A free society cannot function without vibrant professional newspapers. In light of that truism, the latest dire news for the news business — that McClatchy newspapers, publisher of The Kansas City Star and almost 30 other newspapers in 14 states across America, is filing for bankruptcy — should worry every American who cares about our democracy. In this era of politicians who too often see accurate information as the enemy, real journalism needs all the public support it can get.
The good news is that McClatchy, a 163-year-old family-owned company that also publishes The Miami Herald, The Sacramento Bee and a host of other legacy newspapers, says the bankruptcy won’t immediately affect its newsrooms. The bad news is, recent history indicates that will be a difficult promise to keep.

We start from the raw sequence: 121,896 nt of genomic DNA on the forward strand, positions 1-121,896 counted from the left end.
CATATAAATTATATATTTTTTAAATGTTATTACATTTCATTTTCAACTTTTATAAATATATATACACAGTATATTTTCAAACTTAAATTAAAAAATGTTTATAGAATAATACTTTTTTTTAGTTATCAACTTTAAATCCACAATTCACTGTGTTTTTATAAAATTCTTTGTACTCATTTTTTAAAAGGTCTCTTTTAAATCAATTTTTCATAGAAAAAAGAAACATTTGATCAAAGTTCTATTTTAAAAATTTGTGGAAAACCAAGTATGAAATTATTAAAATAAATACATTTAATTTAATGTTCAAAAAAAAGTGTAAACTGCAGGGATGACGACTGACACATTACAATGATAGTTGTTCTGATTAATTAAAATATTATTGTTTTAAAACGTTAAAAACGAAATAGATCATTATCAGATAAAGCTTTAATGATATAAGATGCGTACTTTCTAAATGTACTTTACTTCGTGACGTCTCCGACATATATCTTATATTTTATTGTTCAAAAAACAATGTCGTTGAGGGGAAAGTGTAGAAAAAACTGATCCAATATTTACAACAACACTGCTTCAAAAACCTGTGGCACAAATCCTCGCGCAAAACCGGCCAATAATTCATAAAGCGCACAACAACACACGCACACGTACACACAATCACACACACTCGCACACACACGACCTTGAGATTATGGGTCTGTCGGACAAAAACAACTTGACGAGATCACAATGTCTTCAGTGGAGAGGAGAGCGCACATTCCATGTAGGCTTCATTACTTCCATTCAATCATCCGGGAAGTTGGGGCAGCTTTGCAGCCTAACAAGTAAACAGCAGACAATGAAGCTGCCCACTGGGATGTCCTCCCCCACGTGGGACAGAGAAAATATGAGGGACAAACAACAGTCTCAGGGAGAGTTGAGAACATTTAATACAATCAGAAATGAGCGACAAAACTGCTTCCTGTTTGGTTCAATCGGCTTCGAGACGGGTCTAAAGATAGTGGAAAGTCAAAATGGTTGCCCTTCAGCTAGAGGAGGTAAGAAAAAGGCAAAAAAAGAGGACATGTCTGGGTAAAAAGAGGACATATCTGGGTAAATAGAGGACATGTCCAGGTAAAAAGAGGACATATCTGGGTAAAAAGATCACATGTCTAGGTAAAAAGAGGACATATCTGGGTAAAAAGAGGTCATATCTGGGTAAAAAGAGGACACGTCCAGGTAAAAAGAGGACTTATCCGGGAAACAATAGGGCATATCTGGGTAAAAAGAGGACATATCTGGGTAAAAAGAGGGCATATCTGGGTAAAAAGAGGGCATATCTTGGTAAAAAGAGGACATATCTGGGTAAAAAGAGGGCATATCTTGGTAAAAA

The chain’s bankruptcy plan would give it breathing room from $700 million in debt to strengthen its digital business while operating under the control of its longtime creditor, hedge fund Chatham Asset Management. Hedge fund control of newspapers is a concerning trend, given the funds’ penchant for slashing labor-intensive journalism operations to goose short-term profits. Meanwhile, the consolidation of thousands of previously separate, often family-owned newspapers under a relative handful of corporate owners raises dire questions about journalistic independence.